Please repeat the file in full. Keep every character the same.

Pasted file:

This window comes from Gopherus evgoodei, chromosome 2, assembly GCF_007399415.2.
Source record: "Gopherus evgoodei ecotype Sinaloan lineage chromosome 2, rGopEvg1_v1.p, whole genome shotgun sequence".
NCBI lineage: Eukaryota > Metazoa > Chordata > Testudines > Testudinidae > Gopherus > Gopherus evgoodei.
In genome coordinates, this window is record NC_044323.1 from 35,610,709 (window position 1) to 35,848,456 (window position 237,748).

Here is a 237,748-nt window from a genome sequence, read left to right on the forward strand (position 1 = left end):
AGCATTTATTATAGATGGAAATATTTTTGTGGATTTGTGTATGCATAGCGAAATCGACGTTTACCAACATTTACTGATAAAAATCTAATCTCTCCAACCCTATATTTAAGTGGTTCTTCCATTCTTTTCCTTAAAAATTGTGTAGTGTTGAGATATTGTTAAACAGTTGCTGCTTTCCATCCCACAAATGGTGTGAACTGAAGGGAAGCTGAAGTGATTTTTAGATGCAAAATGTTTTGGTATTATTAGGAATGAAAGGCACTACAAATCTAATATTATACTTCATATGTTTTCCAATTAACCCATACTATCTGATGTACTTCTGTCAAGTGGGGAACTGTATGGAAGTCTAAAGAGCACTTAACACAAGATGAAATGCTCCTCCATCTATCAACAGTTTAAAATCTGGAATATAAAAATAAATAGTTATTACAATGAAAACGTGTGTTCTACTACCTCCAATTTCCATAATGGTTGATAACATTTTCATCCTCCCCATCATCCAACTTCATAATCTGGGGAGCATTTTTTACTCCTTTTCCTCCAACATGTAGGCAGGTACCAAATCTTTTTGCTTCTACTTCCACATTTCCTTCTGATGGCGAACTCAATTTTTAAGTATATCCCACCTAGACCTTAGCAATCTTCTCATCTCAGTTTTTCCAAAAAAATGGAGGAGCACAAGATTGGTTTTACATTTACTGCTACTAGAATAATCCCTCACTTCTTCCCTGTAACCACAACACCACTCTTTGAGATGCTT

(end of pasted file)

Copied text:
This window comes from Gopherus evgoodei, chromosome 2, assembly GCF_007399415.2.
Source record: "Gopherus evgoodei ecotype Sinaloan lineage chromosome 2, rGopEvg1_v1.p, whole genome shotgun sequence".
NCBI lineage: Eukaryota > Metazoa > Chordata > Testudines > Testudinidae > Gopherus > Gopherus evgoodei.
In genome coordinates, this window is record NC_044323.1 from 35,610,709 (window position 1) to 35,848,456 (window position 237,748).

Here is a 237,748-nt window from a genome sequence, read left to right on the forward strand (position 1 = left end):
AGCATTTATTATAGATGGAAATATTTTTGTGGATTTGTGTATGCATAGCGAAATCGACGTTTACCAACATTTACTGATAAAAATCTAATCTCTCCAACCCTATATTTAAGTGGTTCTTCCATTCTTTTCCTTAAAAATTGTGTAGTGTTGAGATATTGTTAAACAGTTGCTGCTTTCCATCCCACAAATGGTGTGAACTGAAGGGAAGCTGAAGTGATTTTTAGATGCAAAATGTTTTGGTATTATTAGGAATGAAAGGCACTACAAATCTAATATTATACTTCATATGTTTTCCAATTAACCCATACTATCTGATGTACTTCTGTCAAGTGGGGAACTGTATGGAAGTCTAAAGAGCACTTAACACAAGATGAAATGCTCCTCCATCTATCAACAGTTTAAAATCTGGAATATAAAAATAAATAGTTATTACAATGAAAACGTGTGTTCTACTACCTCCAATTTCCATAATGGTTGATAACATTTTCATCCTCCCCATCATCCAACTTCATAATCTGGGGAGCATTTTTTACTCCTTTTCCTCCAACATGTAGGCAGGTACCAAATCTTTTTGCTTCTACTTCCACATTTCCTTCTGATGGCGAACTCAATTTTTAAGTATATCCCACCTAGACCTTAGCAATCTTCTCATCTCAGTTTTTCCAAAAAAATGGAGGAGCACAAGATTGGTTTTACATTTACTGCTACTAGAATAATCCCTCACTTCTTCCCTGTAACCACAACACCACTCTTTGAGATGCTT